Chicago Bears will play Seahawks

The Green Bay Packers eliminated the possibility of the sexy matchup: a rematch between the Chicago Bears and Philadelphia Eagles in the divisional round of the playoffs.

By downing the Eagles 21-16 in the wild card round on Sunday, the sixth-seeded Packers forced a clash between the No. 2 seed Bears and the No. 4 seed Seattle Seahawks on Sunday at Soldier Field.

The Seahawks pulled off a stunning 41-36 upset Saturday of the defending Super Bowl champion New Orleans Saints. Interestingly, Seattle also scored a 23-20 win at Soldier Field in October over a Bears team still finding its way on offense under new coordinator Mike Martz.

"I don't know if [familiarity with the opponent] benefits us or not. Teams change so much from game to game," Bears quarterback Jay Cutler said. "I think we're a completely different team from Week 1 to Week 16. So if we do play somebody we've played before, you can guarantee they're going to have something special drawn up for us."

The Seahawks reeled off 353 yards of offense and dominated time of possession in the first meeting between the teams by nearly 10 minutes, as receiver Mike Williams caught 10 passes for 123 yards against the Bears' vaunted defense.

Running backs Justin Forsett and Marshawn Lynch (who had joined the Seahawks just 12 days earlier through a trade) combined for 111 yards and two touchdowns.

The Bears countered offensively with a pass-run ratio of 39 to 12, while finishing 0-for-12 on third-down conversions with Cutler absorbing six sacks.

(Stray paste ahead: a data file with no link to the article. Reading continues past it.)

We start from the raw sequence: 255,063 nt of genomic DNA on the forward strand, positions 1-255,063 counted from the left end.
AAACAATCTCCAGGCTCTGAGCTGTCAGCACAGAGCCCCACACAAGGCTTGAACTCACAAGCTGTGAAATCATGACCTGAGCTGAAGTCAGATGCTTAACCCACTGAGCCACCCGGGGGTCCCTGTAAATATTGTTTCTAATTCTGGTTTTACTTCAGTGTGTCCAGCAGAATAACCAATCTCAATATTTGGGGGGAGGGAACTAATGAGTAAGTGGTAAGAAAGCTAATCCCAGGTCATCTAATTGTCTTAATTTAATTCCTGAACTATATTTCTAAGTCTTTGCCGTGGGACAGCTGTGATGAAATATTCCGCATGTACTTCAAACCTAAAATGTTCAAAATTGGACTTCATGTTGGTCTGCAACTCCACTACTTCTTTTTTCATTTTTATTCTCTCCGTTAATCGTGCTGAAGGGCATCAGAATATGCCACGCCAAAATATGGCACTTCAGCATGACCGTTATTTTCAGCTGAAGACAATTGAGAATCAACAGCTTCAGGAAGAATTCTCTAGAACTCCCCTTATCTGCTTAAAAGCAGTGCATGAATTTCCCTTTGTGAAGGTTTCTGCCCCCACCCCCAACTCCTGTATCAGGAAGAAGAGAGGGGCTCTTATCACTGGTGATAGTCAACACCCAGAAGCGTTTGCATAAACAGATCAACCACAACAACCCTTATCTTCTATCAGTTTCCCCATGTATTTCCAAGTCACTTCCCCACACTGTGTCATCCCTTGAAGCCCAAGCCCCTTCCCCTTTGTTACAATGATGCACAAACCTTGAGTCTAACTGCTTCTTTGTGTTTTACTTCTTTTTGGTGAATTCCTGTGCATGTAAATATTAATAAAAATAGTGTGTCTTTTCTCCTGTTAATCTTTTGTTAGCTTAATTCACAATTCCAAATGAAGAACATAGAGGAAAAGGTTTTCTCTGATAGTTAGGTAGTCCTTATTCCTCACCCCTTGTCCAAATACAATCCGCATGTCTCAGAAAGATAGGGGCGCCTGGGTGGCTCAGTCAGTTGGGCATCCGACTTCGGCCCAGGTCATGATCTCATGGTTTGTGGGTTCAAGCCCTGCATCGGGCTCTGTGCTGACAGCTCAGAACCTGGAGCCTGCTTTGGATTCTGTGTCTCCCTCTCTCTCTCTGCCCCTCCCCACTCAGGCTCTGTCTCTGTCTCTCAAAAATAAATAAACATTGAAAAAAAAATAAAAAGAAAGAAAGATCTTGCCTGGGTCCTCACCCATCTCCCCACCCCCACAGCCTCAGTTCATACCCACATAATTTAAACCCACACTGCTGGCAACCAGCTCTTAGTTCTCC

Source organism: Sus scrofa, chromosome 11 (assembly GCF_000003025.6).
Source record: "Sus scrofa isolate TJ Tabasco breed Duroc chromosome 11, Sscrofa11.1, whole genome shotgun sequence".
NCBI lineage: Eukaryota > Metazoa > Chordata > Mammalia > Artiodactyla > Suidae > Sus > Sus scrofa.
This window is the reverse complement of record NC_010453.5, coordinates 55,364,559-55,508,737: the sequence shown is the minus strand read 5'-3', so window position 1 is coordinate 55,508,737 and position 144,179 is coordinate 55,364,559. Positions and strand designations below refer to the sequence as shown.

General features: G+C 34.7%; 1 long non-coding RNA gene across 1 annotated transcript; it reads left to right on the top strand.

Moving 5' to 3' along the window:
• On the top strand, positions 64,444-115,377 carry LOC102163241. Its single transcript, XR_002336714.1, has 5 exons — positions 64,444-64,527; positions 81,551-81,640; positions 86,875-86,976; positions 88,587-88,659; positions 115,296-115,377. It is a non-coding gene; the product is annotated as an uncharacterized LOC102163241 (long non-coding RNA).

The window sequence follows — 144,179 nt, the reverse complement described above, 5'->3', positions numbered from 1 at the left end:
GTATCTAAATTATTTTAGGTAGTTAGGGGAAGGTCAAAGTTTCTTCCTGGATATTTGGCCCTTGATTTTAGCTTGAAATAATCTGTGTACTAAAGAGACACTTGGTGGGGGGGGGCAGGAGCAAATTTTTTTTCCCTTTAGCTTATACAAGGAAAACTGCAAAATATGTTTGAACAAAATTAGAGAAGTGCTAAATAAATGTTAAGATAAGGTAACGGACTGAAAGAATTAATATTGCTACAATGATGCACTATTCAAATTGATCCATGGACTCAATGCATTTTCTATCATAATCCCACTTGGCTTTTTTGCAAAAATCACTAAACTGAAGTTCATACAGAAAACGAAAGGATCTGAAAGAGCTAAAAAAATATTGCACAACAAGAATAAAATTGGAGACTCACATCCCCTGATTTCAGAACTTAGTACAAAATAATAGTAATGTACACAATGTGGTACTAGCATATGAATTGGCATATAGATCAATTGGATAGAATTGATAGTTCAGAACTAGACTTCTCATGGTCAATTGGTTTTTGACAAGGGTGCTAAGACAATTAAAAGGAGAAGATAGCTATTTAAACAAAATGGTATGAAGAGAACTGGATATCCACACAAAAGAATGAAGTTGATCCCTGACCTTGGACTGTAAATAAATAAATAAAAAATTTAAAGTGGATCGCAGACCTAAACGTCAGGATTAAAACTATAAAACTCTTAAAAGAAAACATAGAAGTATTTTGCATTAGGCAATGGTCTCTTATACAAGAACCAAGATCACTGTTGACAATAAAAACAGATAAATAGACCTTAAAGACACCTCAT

But as Cutler pointed out, the teams are totally different from the last time they met.

"I think it goes both ways," Bears defensive coordinator Rod Marinelli said. "They know us a little better, too."

Since the Week 6 outing between the Bears and Seahawks, the teams have headed in seemingly different directions. Prior to the upset over the Saints on Saturday, the Seahawks' last quality win came over the Bears. In seven losses after their win at Soldier Field, the Seahawks were blown out by an average score of 37-15.

Still, Seattle managed to keep pace with one of the most dangerous offenses in the league Saturday, with Lynch posting the first 100-yard day (131 yards on 19 attempts) by a Seahawk all season, highlighted by a back-breaking 67-yard run in the fourth quarter.

The Bears, meanwhile, lost one more outing after falling to the Seahawks before a Week 8 bye. Afterward, the Bears rolled to victories in seven of their last nine games with a vastly-improved offense that still doesn't appear to have peaked.

Bears general manager Jerry Angelo, and coach Lovie Smith claimed the team didn't have a preference for its opponent in the divisional round. Smith is 3-2 in games against the Seahawks.

"It's not about who we play, but how we play," Angelo said last week. "We have to play good football. There's not one opponent we favor over another because everybody now is very, very good."

Safety Chris Harris and kicker Robbie Gould said the team would prefer another shot at the Seahawks.

The duo mentioned the revenge factor in facing the Seahawks during interviews on Sunday with "Chicago's NFL Gameday" on ESPN 1000.

"I definitely want to play the Seahawks because they beat us earlier in the season," Harris said.

Gould pointed out some of the challenges the Bears were facing in October when the team hosted the Seahawks.

"Obviously, we didn't play that good of a game against them," Gould said. "We were, as a team, trying to found out what our identity was."

Michael C. Wright covers the Bears for ESPNChicago.com and ESPN 1000.